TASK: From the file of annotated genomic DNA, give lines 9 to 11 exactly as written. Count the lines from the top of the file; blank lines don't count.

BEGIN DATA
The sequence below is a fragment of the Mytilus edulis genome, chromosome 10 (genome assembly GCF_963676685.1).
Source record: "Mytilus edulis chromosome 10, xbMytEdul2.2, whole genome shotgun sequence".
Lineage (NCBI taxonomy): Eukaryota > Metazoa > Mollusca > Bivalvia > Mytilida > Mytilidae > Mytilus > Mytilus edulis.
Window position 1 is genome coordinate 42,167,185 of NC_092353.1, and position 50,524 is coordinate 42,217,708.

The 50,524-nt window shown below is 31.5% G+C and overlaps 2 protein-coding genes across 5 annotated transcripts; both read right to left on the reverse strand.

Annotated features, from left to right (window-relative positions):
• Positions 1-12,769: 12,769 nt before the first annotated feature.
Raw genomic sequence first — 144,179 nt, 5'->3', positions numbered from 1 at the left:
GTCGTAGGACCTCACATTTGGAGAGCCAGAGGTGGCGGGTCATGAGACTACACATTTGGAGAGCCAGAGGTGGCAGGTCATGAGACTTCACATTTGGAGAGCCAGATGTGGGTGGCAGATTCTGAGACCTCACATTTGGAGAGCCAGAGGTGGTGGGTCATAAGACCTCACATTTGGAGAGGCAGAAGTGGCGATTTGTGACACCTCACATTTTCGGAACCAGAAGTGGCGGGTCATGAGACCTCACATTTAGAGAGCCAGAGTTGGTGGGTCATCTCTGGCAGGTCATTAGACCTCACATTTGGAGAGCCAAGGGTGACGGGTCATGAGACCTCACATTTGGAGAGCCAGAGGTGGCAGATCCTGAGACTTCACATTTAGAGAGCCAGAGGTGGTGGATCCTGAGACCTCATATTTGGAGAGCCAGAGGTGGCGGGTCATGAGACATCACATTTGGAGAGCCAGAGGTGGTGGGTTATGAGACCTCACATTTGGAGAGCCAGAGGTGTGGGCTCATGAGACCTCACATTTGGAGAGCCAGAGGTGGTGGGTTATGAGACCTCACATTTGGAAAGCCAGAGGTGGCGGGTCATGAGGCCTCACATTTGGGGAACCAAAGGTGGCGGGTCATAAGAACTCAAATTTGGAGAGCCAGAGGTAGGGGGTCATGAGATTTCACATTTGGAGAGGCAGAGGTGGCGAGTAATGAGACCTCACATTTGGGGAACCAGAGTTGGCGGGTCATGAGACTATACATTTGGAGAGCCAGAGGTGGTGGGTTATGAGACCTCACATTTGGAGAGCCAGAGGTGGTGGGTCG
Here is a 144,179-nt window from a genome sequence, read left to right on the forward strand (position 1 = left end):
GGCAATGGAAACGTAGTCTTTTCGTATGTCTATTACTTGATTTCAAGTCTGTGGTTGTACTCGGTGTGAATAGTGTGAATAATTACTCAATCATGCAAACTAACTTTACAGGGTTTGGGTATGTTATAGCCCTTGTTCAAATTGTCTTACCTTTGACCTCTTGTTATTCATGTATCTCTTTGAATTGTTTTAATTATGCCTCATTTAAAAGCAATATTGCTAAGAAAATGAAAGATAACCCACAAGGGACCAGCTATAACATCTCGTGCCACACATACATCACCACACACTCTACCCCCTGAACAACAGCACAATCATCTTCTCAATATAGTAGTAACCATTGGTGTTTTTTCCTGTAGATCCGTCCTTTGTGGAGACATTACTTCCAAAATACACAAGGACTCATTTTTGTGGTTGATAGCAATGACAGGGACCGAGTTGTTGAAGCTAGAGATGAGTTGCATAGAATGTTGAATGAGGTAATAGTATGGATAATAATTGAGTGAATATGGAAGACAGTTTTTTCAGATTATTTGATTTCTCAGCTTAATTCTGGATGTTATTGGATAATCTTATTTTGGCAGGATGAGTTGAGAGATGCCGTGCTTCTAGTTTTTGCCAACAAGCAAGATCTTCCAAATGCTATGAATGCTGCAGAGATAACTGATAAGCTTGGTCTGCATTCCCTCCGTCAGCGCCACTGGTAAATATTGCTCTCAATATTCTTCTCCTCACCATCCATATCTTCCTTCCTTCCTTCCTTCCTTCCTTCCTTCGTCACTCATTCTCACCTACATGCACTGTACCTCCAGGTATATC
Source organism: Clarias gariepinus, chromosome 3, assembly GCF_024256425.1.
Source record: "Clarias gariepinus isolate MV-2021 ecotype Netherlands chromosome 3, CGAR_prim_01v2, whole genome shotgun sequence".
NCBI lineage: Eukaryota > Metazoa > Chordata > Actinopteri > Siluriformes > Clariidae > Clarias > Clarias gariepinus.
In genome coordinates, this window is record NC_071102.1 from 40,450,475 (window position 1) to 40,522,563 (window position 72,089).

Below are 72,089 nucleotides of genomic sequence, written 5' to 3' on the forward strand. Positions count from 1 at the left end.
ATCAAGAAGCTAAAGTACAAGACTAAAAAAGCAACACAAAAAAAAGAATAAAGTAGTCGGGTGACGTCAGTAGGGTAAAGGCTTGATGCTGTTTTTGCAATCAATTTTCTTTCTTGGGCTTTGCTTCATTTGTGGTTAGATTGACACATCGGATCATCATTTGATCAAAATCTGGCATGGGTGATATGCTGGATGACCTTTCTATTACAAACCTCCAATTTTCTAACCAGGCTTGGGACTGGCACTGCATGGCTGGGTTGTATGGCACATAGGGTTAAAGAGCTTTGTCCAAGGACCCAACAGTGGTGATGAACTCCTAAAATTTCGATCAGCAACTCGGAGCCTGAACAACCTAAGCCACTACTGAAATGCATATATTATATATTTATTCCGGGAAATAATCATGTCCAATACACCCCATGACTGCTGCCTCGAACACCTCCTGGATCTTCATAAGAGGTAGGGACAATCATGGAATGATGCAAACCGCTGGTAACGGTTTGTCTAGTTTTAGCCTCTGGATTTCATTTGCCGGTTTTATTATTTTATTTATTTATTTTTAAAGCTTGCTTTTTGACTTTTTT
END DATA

GTCGTAGGACCTCACATTTGGAGAGCCAGAGGTGGCGGGTCATGAGACTACACATTTGGAGAGCCAGAGGTGGCAGGTCATGAGACTTCACATTTGGAGAGCCAGATGTGGGTGGCAGATTCTGAGACCTCACATTTGGAGAGCCAGAGGTGGTGGGTCATAAGACCTCACATTTGGAGAGGCAGAAGTGGCGATTTGTGACACCTCACATTTTCGGAACCAGAAGTGGCGGGTCATGAGACCTCACATTTAGAGAGCCAGAGTTGGTGGGTCATCTCTGGCAGGTCATTAGACCTCACATTTGGAGAGCCAAGGGTGACGGGTCATGAGACCTCACATTTGGAGAGCCAGAGGTGGCAGATCCTGAGACTTCACATTTAGAGAGCCAGAGGTGGTGGATCCTGAGACCTCATATTTGGAGAGCCAGAGGTGGCGGGTCATGAGACATCACATTTGGAGAGCCAGAGGTGGTGGGTTATGAGACCTCACATTTGGAGAGCCAGAGGTGTGGGCTCATGAGACCTCACATTTGGAGAGCCAGAGGTGGTGGGTTATGAGACCTCACATTTGGAAAGCCAGAGGTGGCGGGTCATGAGGCCTCACATTTGGGGAACCAAAGGTGGCGGGTCATAAGAACTCAAATTTGGAGAGCCAGAGGTAGGGGGTCATGAGATTTCACATTTGGAGAGGCAGAGGTGGCGAGTAATGAGACCTCACATTTGGGGAACCAGAGTTGGCGGGTCATGAGACTATACATTTGGAGAGCCAGAGGTGGTGGGTTATGAGACCTCACATTTGGAGAGCCAGAGGTGGTGGGTCG
Here is a 144,179-nt window from a genome sequence, read left to right on the forward strand (position 1 = left end):
GGCAATGGAAACGTAGTCTTTTCGTATGTCTATTACTTGATTTCAAGTCTGTGGTTGTACTCGGTGTGAATAGTGTGAATAATTACTCAATCATGCAAACTAACTTTACAGGGTTTGGGTATGTTATAGCCCTTGTTCAAATTGTCTTACCTTTGACCTCTTGTTATTCATGTATCTCTTTGAATTGTTTTAATTATGCCTCATTTAAAAGCAATATTGCTAAGAAAATGAAAGATAACCCACAAGGGACCAGCTATAACATCTCGTGCCACACATACATCACCACACACTCTACCCCCTGAACAACAGCACAATCATCTTCTCAATATAGTAGTAACCATTGGTGTTTTTTCCTGTAGATCCGTCCTTTGTGGAGACATTACTTCCAAAATACACAAGGACTCATTTTTGTGGTTGATAGCAATGACAGGGACCGAGTTGTTGAAGCTAGAGATGAGTTGCATAGAATGTTGAATGAGGTAATAGTATGGATAATAATTGAGTGAATATGGAAGACAGTTTTTTCAGATTATTTGATTTCTCAGCTTAATTCTGGATGTTATTGGATAATCTTATTTTGGCAGGATGAGTTGAGAGATGCCGTGCTTCTAGTTTTTGCCAACAAGCAAGATCTTCCAAATGCTATGAATGCTGCAGAGATAACTGATAAGCTTGGTCTGCATTCCCTCCGTCAGCGCCACTGGTAAATATTGCTCTCAATATTCTTCTCCTCACCATCCATATCTTCCTTCCTTCCTTCCTTCCTTCCTTCCTTCGTCACTCATTCTCACCTACATGCACTGTACCTCCAGGTATATC